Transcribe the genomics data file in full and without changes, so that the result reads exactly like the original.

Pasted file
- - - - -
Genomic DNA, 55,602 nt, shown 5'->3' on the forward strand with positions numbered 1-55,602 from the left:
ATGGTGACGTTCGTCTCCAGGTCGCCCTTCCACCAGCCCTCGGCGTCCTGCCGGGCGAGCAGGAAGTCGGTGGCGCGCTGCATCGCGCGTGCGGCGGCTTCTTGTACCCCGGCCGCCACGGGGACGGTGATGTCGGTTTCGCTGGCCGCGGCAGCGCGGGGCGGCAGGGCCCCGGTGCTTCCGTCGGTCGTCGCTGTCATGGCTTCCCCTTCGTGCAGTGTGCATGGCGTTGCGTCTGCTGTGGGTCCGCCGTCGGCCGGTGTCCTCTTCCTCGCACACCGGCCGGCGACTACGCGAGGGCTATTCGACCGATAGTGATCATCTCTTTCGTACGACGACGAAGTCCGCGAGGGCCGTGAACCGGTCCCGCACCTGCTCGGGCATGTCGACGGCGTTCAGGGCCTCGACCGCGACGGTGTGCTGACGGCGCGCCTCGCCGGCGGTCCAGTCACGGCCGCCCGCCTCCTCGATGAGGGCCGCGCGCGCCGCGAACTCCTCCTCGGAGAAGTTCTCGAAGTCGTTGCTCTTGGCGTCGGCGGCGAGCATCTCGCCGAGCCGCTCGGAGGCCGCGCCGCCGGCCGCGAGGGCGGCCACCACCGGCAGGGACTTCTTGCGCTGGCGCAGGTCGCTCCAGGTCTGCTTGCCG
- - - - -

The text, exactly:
Genomic DNA, 55,602 nt, shown 5'->3' on the forward strand with positions numbered 1-55,602 from the left:
ATGGTGACGTTCGTCTCCAGGTCGCCCTTCCACCAGCCCTCGGCGTCCTGCCGGGCGAGCAGGAAGTCGGTGGCGCGCTGCATCGCGCGTGCGGCGGCTTCTTGTACCCCGGCCGCCACGGGGACGGTGATGTCGGTTTCGCTGGCCGCGGCAGCGCGGGGCGGCAGGGCCCCGGTGCTTCCGTCGGTCGTCGCTGTCATGGCTTCCCCTTCGTGCAGTGTGCATGGCGTTGCGTCTGCTGTGGGTCCGCCGTCGGCCGGTGTCCTCTTCCTCGCACACCGGCCGGCGACTACGCGAGGGCTATTCGACCGATAGTGATCATCTCTTTCGTACGACGACGAAGTCCGCGAGGGCCGTGAACCGGTCCCGCACCTGCTCGGGCATGTCGACGGCGTTCAGGGCCTCGACCGCGACGGTGTGCTGACGGCGCGCCTCGCCGGCGGTCCAGTCACGGCCGCCCGCCTCCTCGATGAGGGCCGCGCGCGCCGCGAACTCCTCCTCGGAGAAGTTCTCGAAGTCGTTGCTCTTGGCGTCGGCGGCGAGCATCTCGCCGAGCCGCTCGGAGGCCGCGCCGCCGGCCGCGAGGGCGGCCACCACCGGCAGGGACTTCTTGCGCTGGCGCAGGTCGCTCCAGGTCTGCTTGCCG